XENIA — The Xenia Community Schools Board of Education is organizing a community engagement initiative to help assess the needs of the students and the financial options available to the community to address them.
The goal is to obtain a true community opinion of how to move forward according to school officials.
The initiative, which was formed via vote at the Nov. 6 meeting, comes after the board participated in two public workshops to learn more about the district’s financial health and status related to the Ohio Facilities Construction Commission money for the middle and high schools. Rockmill Financial Consulting President David Conley met with the board to outline what options are remaining for the community to consider. Rockmill specializes in school taxation and facilities funding.
At the workshops, the board was told the OFCC money — approximately $32,00,000 — reserved for Xenia Schools has gone back into the pool to fund other districts because the district was unable to pass a bond issue to pay for its portion of the proposed construction. The money is still available to Xenia, but it has to have the local share before the state will award the money. It is also subject to availability.
The Board heard the remaining options available to the community related to becoming a “lapsed district,”a term that’s used to describe a district that failed within a 13-month period to provide the required local share of funding in order to receive the OFCC dollars.
Those options included: Do nothing and abandon the effort to build new buildings; reduce the scope of the project and reapply for the OFCC money; offset part of the project cost using existing district resources and reapply for the OFCC money, or a combination of two.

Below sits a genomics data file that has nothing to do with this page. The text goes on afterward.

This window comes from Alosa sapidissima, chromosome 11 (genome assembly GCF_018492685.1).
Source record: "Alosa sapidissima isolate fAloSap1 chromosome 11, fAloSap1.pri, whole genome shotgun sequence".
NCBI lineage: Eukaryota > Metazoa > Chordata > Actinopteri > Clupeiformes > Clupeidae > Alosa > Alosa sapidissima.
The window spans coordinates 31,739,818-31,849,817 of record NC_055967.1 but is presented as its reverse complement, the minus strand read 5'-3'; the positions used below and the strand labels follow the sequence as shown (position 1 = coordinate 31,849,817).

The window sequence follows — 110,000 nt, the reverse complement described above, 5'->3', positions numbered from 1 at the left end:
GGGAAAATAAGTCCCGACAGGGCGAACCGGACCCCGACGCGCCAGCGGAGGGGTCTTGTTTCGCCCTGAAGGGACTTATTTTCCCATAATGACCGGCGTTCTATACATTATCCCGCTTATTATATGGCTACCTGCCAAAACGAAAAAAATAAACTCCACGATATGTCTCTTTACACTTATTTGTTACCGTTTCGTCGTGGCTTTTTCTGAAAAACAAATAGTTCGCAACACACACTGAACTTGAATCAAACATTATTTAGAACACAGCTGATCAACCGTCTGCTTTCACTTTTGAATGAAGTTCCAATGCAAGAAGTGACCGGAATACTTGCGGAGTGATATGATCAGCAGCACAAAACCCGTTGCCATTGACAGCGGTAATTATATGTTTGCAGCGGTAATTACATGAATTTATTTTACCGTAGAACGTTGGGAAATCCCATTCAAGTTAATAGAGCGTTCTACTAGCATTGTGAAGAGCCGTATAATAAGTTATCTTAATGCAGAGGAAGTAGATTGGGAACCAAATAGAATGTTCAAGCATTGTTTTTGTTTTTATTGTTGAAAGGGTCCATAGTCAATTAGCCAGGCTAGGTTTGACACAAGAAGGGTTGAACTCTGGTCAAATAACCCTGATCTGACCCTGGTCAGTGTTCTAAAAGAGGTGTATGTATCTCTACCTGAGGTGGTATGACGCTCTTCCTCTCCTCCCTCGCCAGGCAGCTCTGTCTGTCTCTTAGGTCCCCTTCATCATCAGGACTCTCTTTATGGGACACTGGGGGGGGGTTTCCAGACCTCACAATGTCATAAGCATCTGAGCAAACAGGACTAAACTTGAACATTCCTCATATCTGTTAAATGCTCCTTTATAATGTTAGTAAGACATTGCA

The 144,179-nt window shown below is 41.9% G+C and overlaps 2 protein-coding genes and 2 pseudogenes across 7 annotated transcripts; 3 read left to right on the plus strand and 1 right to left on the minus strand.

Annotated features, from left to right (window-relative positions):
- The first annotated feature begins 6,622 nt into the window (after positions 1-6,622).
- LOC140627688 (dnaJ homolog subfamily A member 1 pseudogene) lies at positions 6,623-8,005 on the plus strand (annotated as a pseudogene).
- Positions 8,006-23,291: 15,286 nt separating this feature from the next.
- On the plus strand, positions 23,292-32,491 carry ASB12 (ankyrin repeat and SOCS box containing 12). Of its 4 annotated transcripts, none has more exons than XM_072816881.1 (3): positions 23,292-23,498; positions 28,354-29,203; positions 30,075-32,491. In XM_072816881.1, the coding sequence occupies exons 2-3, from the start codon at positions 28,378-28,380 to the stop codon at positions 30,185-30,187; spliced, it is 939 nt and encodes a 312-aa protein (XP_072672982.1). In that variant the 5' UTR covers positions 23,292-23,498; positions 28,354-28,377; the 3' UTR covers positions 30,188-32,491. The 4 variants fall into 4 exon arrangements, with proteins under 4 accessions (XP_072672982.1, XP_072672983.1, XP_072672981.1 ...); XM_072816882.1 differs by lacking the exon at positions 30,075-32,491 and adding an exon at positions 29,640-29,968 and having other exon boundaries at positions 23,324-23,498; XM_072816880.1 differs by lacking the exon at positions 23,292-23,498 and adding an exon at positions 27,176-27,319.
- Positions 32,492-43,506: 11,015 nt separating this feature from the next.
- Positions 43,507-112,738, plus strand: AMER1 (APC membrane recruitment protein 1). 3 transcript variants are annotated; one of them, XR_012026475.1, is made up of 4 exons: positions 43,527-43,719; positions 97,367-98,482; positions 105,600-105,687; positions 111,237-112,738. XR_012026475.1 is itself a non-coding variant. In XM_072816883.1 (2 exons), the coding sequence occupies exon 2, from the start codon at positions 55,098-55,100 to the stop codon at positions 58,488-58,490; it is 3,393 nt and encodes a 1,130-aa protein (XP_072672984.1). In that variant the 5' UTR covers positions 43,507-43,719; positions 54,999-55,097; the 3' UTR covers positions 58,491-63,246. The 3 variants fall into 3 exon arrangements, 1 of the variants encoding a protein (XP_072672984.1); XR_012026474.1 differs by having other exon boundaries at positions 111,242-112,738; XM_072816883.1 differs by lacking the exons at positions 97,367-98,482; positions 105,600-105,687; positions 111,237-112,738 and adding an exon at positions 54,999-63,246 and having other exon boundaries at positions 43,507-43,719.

The workshops included a detailed analysis of the current demographic and financial standing of the residents in the community. The board heard from Conley that despite the district’s relatively low tax rates, homeowners and local farmers are feeling constrained as a result of various factors. Individuals in Xenia are aging, and many are either on fixed income, receive a portion of their income from a fixed source, or are soon to be on a fixed income, he said.
Additionally, many in the community have experienced declines in their home values and/or declines in their personal earnings. According to Conley, this situation is further exacerbated by a decline in the number of people between the ages of newborn to 64 over the last six years. Overall, people living at or below the poverty level has increased by nearly 11 percent during this time same time frame.
Conley said the Xenia community has overwhelmingly supported the district’s request for levies in the past. Since 1986, nearly 64 percent of the district’s levies have been approved by voters.
“This tells me the community is very supportive of the schools,” Conley said. “Given the results of the bond issues though, it suggests to me the community must be more engaged in determining the scope of the project and the ultimate cost that will be passed on to taxpayers.”
Residents interested in participating in these meetings should call Interim Superintendent Gabriel Lofton at 937-376-2961.
Xenia Daily Gazette news report compiled by Scott Halasz.